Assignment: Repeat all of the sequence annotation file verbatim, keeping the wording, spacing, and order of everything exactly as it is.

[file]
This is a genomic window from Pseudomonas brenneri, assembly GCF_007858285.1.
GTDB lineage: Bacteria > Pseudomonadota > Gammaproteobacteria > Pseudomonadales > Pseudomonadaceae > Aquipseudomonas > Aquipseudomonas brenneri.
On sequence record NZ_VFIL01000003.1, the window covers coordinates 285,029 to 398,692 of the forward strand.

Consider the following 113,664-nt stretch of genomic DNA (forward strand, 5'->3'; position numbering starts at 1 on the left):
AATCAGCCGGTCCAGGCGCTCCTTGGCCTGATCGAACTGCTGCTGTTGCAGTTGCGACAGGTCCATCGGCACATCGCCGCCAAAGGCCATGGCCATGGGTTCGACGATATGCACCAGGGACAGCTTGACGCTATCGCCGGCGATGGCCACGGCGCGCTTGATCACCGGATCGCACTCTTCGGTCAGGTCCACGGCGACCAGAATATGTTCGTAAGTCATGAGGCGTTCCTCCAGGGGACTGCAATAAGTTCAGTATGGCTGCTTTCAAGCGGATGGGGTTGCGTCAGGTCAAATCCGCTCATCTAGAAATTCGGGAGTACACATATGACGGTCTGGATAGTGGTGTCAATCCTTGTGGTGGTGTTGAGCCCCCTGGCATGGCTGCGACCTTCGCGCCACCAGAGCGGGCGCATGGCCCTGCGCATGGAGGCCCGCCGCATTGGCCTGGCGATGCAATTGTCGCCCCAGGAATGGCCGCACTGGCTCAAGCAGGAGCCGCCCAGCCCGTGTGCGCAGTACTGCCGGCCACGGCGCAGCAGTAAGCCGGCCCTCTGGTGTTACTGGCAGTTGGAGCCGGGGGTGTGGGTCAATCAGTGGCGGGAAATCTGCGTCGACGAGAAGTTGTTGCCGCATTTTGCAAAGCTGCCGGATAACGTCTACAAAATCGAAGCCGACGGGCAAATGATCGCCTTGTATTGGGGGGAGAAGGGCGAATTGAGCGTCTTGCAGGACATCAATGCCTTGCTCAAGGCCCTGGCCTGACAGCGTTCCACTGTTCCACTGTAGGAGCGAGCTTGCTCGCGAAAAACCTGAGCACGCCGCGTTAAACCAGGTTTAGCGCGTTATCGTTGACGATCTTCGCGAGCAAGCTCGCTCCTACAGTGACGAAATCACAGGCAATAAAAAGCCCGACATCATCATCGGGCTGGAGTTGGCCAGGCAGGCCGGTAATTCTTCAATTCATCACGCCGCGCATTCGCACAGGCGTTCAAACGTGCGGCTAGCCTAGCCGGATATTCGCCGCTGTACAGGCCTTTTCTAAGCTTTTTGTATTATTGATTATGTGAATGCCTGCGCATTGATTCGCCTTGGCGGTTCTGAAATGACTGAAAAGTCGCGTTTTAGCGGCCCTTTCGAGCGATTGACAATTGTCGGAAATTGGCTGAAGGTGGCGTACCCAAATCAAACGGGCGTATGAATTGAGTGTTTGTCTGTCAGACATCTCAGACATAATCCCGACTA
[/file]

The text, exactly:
This is a genomic window from Pseudomonas brenneri, assembly GCF_007858285.1.
GTDB lineage: Bacteria > Pseudomonadota > Gammaproteobacteria > Pseudomonadales > Pseudomonadaceae > Aquipseudomonas > Aquipseudomonas brenneri.
On sequence record NZ_VFIL01000003.1, the window covers coordinates 285,029 to 398,692 of the forward strand.

Consider the following 113,664-nt stretch of genomic DNA (forward strand, 5'->3'; position numbering starts at 1 on the left):
AATCAGCCGGTCCAGGCGCTCCTTGGCCTGATCGAACTGCTGCTGTTGCAGTTGCGACAGGTCCATCGGCACATCGCCGCCAAAGGCCATGGCCATGGGTTCGACGATATGCACCAGGGACAGCTTGACGCTATCGCCGGCGATGGCCACGGCGCGCTTGATCACCGGATCGCACTCTTCGGTCAGGTCCACGGCGACCAGAATATGTTCGTAAGTCATGAGGCGTTCCTCCAGGGGACTGCAATAAGTTCAGTATGGCTGCTTTCAAGCGGATGGGGTTGCGTCAGGTCAAATCCGCTCATCTAGAAATTCGGGAGTACACATATGACGGTCTGGATAGTGGTGTCAATCCTTGTGGTGGTGTTGAGCCCCCTGGCATGGCTGCGACCTTCGCGCCACCAGAGCGGGCGCATGGCCCTGCGCATGGAGGCCCGCCGCATTGGCCTGGCGATGCAATTGTCGCCCCAGGAATGGCCGCACTGGCTCAAGCAGGAGCCGCCCAGCCCGTGTGCGCAGTACTGCCGGCCACGGCGCAGCAGTAAGCCGGCCCTCTGGTGTTACTGGCAGTTGGAGCCGGGGGTGTGGGTCAATCAGTGGCGGGAAATCTGCGTCGACGAGAAGTTGTTGCCGCATTTTGCAAAGCTGCCGGATAACGTCTACAAAATCGAAGCCGACGGGCAAATGATCGCCTTGTATTGGGGGGAGAAGGGCGAATTGAGCGTCTTGCAGGACATCAATGCCTTGCTCAAGGCCCTGGCCTGACAGCGTTCCACTGTTCCACTGTAGGAGCGAGCTTGCTCGCGAAAAACCTGAGCACGCCGCGTTAAACCAGGTTTAGCGCGTTATCGTTGACGATCTTCGCGAGCAAGCTCGCTCCTACAGTGACGAAATCACAGGCAATAAAAAGCCCGACATCATCATCGGGCTGGAGTTGGCCAGGCAGGCCGGTAATTCTTCAATTCATCACGCCGCGCATTCGCACAGGCGTTCAAACGTGCGGCTAGCCTAGCCGGATATTCGCCGCTGTACAGGCCTTTTCTAAGCTTTTTGTATTATTGATTATGTGAATGCCTGCGCATTGATTCGCCTTGGCGGTTCTGAAATGACTGAAAAGTCGCGTTTTAGCGGCCCTTTCGAGCGATTGACAATTGTCGGAAATTGGCTGAAGGTGGCGTACCCAAATCAAACGGGCGTATGAATTGAGTGTTTGTCTGTCAGACATCTCAGACATAATCCCGACTA